Rain is on its way.
But also watch out.
Rescue crews and police were working late into Thursday night in Belen after a ditch overflowed from torrential rain, causing widespread flooding.
Valencia County Dispatch said no injuries, stranded vehicles, evacuations or displaced residents were reported.
Officials said torrential rain caused a breach in a ditch, near Mesa and Hansen, which led to much of the flooding.
Crews used a dump truck to fill the breach and expected to have it plugged by early this morning.
Although no residents were displaced, the Red Cross set up a shelter at Jaramillo Elementary School as a precaution.
Rio Rancho also saw heavy rains which led to one stranded motorist who drove around road crews and stalled their vehicle in the underpass of Paseo Del Vulcan, which was flooded. Both the driver and car were recovered safely.
As more rain is expected, another thing to watch for is mudslides — especially in areas around current wildfires or wildfires from recent years.
Around those areas, the amount of rain anticipated to fall is expected to wash down with force dragging along debris.
These areas are called burn scars, devoid of the foliage that keeps the ground in place when rain falls. Without that foliage, rain rushes off the surface often taking dirt, sticks and rocks with it.
National Weather Service meteorologist Kerry Jones’ weather update Thursday included “high-extreme burn scar flash flood potential.” He mentioned the Morris Creek fire in Colfax County and the Sardinas Canyon Fire in the Carson National Forest south of Taos, both still being fought.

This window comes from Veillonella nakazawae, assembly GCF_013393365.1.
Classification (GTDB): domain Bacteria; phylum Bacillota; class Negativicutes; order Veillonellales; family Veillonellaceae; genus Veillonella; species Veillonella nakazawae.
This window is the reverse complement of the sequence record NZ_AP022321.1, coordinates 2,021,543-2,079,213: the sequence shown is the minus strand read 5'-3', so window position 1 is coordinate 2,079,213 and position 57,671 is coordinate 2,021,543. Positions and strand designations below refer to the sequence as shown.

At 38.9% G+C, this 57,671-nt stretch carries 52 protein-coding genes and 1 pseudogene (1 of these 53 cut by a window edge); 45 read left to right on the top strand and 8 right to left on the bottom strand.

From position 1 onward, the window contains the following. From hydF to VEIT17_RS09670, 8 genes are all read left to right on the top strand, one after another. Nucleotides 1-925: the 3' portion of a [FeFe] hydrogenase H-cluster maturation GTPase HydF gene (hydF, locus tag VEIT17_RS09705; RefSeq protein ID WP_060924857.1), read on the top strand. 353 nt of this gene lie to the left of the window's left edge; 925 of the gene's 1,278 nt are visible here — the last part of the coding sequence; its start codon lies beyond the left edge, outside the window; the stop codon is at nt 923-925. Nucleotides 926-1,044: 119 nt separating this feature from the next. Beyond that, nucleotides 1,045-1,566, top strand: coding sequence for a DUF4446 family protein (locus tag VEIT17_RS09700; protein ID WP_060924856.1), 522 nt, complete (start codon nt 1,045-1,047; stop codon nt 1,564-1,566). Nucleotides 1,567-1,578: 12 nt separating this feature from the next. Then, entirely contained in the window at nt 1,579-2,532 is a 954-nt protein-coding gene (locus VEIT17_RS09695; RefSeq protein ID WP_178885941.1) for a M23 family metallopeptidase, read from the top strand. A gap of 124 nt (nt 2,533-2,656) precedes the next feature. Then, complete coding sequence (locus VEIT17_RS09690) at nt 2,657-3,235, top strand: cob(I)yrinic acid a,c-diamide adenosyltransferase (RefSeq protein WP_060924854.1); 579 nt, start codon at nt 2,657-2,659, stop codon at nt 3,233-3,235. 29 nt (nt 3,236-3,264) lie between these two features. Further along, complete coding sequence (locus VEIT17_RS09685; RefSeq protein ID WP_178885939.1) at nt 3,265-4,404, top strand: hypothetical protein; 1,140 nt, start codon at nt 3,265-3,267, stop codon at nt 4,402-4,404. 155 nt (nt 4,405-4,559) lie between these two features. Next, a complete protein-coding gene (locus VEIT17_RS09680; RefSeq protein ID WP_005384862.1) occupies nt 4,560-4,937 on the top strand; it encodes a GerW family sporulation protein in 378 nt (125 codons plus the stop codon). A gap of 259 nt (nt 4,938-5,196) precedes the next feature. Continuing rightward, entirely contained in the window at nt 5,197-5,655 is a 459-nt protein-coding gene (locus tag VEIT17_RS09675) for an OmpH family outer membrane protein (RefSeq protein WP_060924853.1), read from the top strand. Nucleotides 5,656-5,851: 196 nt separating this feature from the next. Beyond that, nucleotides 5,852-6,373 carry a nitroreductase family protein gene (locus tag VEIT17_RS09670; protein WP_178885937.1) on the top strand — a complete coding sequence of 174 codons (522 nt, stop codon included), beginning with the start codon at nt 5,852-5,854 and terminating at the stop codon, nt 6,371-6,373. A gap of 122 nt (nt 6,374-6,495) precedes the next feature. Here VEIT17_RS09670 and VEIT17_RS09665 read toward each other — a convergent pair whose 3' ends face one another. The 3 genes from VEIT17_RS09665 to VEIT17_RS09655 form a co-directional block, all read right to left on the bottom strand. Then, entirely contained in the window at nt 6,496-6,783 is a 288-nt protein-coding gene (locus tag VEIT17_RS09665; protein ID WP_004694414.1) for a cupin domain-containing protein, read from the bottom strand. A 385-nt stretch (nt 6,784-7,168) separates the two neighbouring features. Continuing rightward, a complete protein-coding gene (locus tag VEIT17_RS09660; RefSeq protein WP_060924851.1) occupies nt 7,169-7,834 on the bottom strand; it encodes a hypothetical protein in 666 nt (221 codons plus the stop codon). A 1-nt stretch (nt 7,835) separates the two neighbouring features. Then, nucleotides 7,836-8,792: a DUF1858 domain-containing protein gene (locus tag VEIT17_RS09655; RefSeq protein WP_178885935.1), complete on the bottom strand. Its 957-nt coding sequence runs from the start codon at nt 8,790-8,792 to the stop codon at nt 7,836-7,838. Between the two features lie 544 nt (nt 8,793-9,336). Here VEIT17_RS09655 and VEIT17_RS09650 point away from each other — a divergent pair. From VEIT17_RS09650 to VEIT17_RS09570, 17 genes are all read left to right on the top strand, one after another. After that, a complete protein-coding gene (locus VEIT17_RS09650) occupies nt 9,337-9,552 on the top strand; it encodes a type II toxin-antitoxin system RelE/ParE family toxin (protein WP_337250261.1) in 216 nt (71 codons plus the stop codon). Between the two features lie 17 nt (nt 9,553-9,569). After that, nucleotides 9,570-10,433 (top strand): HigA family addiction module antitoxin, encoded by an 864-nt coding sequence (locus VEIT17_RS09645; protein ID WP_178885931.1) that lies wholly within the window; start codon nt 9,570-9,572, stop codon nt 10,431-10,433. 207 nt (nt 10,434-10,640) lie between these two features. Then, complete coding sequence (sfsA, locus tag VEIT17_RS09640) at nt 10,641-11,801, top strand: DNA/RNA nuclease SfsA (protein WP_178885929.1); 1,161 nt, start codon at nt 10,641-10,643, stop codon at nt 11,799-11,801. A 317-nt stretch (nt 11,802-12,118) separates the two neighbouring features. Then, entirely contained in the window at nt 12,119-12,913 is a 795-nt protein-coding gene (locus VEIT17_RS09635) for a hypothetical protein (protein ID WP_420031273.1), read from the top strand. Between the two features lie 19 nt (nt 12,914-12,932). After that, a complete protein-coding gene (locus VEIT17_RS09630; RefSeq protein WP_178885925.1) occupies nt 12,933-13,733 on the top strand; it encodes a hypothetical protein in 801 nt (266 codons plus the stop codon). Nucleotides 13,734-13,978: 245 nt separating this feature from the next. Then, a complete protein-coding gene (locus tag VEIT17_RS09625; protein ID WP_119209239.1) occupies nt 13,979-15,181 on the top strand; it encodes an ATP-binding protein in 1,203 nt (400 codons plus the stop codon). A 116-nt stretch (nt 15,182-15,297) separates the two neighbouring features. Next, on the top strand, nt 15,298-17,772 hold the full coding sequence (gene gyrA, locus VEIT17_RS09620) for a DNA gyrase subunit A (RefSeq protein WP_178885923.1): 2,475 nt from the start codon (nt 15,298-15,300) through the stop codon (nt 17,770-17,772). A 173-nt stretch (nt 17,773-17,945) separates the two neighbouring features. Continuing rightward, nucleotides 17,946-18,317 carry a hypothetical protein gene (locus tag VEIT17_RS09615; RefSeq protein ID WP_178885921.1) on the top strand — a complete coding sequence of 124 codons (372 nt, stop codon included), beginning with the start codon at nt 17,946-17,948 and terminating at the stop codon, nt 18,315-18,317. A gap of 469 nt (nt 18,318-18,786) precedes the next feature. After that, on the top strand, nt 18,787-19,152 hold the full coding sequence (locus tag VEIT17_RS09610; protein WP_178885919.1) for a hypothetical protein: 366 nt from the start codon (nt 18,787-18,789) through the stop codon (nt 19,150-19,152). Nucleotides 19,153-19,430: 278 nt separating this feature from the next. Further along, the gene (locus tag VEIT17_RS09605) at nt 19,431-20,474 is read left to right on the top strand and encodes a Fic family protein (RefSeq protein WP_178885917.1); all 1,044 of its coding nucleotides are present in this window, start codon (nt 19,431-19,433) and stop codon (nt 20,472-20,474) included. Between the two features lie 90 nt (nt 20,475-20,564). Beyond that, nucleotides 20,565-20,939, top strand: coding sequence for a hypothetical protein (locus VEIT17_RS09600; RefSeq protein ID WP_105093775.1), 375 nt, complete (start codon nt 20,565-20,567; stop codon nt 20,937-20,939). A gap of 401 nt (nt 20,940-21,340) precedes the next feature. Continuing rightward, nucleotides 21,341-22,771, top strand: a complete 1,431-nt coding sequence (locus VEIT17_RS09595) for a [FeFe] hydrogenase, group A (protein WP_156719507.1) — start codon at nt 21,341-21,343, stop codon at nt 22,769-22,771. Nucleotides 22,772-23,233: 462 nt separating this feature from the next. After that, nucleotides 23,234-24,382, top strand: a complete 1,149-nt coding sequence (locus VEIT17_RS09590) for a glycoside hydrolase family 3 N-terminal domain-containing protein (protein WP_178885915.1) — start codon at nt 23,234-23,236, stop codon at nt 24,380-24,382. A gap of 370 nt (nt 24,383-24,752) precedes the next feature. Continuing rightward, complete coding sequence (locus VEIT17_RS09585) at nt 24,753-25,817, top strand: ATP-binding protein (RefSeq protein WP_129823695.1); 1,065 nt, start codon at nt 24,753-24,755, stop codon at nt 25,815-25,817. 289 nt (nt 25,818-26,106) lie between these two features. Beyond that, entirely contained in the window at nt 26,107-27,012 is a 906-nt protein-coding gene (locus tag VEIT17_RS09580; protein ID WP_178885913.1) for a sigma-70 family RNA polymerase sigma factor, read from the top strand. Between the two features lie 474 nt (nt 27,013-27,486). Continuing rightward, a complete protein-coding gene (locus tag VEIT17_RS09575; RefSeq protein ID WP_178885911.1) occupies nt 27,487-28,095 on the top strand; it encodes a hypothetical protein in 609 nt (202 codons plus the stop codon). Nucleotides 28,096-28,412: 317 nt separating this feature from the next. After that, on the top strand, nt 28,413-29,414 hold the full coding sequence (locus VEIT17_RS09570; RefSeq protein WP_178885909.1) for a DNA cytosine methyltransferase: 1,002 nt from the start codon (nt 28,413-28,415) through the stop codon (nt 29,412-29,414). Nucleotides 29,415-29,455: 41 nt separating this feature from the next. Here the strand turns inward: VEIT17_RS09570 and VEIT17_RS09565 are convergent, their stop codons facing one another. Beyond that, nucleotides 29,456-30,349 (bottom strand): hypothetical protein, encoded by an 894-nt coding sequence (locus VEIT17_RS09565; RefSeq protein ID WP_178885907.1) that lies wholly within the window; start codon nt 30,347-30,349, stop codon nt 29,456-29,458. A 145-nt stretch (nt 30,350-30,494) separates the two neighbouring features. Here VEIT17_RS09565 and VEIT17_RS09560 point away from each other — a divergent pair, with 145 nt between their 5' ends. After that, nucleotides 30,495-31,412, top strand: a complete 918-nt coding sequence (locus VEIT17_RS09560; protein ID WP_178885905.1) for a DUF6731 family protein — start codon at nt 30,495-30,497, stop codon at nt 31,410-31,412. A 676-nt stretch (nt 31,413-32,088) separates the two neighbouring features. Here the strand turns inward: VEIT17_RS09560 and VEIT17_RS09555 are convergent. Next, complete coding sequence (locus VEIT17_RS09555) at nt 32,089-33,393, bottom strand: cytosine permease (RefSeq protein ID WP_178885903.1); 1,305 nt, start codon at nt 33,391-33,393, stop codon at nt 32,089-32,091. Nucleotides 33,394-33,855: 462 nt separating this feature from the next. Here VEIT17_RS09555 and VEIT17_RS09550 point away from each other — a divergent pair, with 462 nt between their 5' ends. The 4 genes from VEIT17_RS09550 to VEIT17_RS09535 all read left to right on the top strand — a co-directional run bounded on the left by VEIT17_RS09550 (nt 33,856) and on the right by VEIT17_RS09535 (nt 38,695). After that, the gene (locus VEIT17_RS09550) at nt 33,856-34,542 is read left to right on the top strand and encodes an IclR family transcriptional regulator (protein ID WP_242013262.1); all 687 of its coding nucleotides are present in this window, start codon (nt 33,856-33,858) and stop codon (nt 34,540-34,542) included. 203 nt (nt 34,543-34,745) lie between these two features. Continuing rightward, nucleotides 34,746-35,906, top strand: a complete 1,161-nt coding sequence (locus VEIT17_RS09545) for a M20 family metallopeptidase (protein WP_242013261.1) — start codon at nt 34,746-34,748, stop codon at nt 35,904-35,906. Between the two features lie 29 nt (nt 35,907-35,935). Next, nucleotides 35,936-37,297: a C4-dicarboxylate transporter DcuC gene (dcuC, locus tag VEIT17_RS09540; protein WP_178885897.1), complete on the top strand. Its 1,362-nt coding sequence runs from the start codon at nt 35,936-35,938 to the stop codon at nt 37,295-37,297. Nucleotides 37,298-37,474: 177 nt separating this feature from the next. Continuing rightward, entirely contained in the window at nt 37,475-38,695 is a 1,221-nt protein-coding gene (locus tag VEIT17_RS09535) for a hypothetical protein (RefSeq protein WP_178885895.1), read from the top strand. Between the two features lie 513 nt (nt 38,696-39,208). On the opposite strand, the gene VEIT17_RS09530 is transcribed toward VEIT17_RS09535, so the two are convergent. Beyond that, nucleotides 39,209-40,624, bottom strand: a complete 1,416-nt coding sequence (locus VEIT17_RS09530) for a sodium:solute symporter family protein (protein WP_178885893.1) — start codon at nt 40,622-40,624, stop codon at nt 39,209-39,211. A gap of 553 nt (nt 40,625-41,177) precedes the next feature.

“A quarter-inch of rain in 15 minutes will do it,” Jones said. “It doesn’t take much rainfall to generate major problems.”
And there is expected to be more than a little bit of rain under the conditions that are brewing.
In a weather hotline update, Jones called the set-up “pretty juicy” for delivering near-daily rainfall in most of the state with a “focus across northern and western New Mexico, especially the mountains and adjacent valleys to include the Rio Grande Valley.”
Meteorologists predicted an early start to the monsoon in June that “fell apart,” Jones said.
But with this prediction, meteorologists have “pretty good confidence” the accumulating moisture in the air will deliver the strongest monsoon storms yet.
These storms, though, are arriving in a “reverse monsoon” pattern, Jones said.
Monsoon storms usually travel to the east and northeast, but this set-up looks to be sending the storms to the west, northwest and southwest. That means the eastern part of the state will likely be skipped by the storms.
That’s good news for Taos, Albuquerque and the Rio Grande corridor, which could expect storms starting Thursday and visiting every day until Wednesday.
Jones said there will likely be a brief dip in the daily storm power on Saturday and Sunday but it is hoped that it “jumps right back up” for next week.